The Zimbabwe Bird is believed to be an ancestral link to the heavens and is sometimes called Shiri ya Mwari, the Bird of God. The stone eagle became the country’s emblem and symbol of freedom because it linked the Shona to their ancient ancestors.Legend has it that peace will never return to Zimbabwe until all the plundered Zimbabwe Birds have been returned to their homeland.

   The Great Seal of theUnited States.

Coat of Arms of Zimbabwe.svgZimbabwe

Albanian Kingdom   Coat of arms of Austria

Coat of arms of Egypt.Coat of arms of Germany

The Reichsadler symbol of the Holy Roman Empire of German Nation and Imperial Germany (1871-1918)

 

Coat of arms of Mexico. It dates back to the legend of the founding of the main Aztec city-state

Coat of arms of Poland.

Coat of arms of theRussian Federation.

Coat of arms of Velletri.

Ghana COA.jpgghana

Nigeria coat of arms.pngnigeria

Coat of Arms of Zambia.svgzambia

yeman

Coat of arms of Syria.svgsyria

Coat of arms of Iraq.iran

Coat of Arms of Indonesia Garuda Pancasila.svgindonisia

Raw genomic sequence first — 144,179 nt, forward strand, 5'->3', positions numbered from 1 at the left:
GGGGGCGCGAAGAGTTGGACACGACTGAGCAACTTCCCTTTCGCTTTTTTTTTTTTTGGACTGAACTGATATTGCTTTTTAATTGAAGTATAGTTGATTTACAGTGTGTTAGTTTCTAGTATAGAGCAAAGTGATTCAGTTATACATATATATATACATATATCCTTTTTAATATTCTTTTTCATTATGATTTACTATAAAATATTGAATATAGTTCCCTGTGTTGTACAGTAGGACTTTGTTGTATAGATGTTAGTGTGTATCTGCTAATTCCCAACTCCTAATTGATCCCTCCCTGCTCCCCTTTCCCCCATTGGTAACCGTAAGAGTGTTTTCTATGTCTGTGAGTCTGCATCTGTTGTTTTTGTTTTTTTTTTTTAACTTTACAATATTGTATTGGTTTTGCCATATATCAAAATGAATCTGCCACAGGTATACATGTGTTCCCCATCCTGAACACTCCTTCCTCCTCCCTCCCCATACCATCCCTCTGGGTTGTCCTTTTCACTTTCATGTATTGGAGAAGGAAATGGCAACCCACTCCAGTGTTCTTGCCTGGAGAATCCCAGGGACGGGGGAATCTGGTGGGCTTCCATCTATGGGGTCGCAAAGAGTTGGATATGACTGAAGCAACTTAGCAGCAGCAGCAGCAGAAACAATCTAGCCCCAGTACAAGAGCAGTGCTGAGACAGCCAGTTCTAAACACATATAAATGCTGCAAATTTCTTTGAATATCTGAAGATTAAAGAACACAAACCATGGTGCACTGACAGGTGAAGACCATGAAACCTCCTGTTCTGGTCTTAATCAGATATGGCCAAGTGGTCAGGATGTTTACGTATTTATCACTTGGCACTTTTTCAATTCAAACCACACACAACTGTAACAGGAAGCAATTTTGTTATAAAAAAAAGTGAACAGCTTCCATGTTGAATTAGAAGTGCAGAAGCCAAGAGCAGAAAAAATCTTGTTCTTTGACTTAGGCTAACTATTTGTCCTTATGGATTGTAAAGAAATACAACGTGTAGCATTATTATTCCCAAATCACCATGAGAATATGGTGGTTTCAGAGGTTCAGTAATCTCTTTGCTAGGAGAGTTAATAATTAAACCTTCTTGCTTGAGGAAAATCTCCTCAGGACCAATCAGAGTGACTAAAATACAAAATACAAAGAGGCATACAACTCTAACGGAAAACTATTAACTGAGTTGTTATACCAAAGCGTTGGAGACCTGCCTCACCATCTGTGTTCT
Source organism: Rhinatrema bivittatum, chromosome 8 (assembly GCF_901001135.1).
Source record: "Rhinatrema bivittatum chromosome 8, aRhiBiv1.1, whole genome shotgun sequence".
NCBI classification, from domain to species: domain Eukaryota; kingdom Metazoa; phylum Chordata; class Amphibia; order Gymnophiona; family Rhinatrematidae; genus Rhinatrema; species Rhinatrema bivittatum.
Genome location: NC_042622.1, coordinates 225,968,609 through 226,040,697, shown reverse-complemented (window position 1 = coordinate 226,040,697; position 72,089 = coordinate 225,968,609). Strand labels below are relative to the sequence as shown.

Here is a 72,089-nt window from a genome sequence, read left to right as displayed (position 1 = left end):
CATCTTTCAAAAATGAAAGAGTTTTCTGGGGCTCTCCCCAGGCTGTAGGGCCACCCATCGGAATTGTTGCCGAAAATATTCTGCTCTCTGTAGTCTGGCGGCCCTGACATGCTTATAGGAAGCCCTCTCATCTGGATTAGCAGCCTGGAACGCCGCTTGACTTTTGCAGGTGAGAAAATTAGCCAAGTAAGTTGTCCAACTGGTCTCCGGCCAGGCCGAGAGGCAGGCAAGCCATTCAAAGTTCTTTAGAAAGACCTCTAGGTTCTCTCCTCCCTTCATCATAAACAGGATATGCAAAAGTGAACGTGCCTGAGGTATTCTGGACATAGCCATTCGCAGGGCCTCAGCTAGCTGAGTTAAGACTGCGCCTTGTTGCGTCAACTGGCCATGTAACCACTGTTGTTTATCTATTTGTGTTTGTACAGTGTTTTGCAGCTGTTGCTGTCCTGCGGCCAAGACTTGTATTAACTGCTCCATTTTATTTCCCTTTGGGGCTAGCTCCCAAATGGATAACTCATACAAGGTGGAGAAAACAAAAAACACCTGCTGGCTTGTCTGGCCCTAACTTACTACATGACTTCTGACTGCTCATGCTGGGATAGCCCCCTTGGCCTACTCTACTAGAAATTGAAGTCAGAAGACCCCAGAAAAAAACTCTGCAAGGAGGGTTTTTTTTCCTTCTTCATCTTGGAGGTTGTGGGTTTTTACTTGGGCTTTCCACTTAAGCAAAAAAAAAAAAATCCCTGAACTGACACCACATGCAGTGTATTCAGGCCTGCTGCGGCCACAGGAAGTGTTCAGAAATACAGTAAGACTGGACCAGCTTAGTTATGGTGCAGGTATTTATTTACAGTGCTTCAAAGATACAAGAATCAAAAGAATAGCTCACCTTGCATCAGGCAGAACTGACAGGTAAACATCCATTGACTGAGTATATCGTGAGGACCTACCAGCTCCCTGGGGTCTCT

Coat of arms of Montenegro.svgmontenegro

Coat of Arms of South Sudan.svgSUDAN

EQUADOR

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One response to “CAN WE STILL OBSERVE THE ZIMBABWE BIRD AS A SYMBOL OF THE NATION IF OTHER NATIONS ALSO HAVE THE SAME SYMBOLISM

  1. Simon

    February 21, 2013 at 12:27 pm

    Point of correction, the Zimbabwe Bird is not a Bateleur Eagle (Gondo), it is the African Fish Eagle (Hungwe) which is in the same family the American Bald Eagle. The Hungwe bird features specifically in the Coart of Arms of Zimbabwe, Zambia, Namibia and South Sudan. It’s cousin (the Bald Eagle) features on the American Coart of Arms. It doesn’t matter what other nations observe, the Hungwe bird is part of our heritage and it is a symbol of our freedom.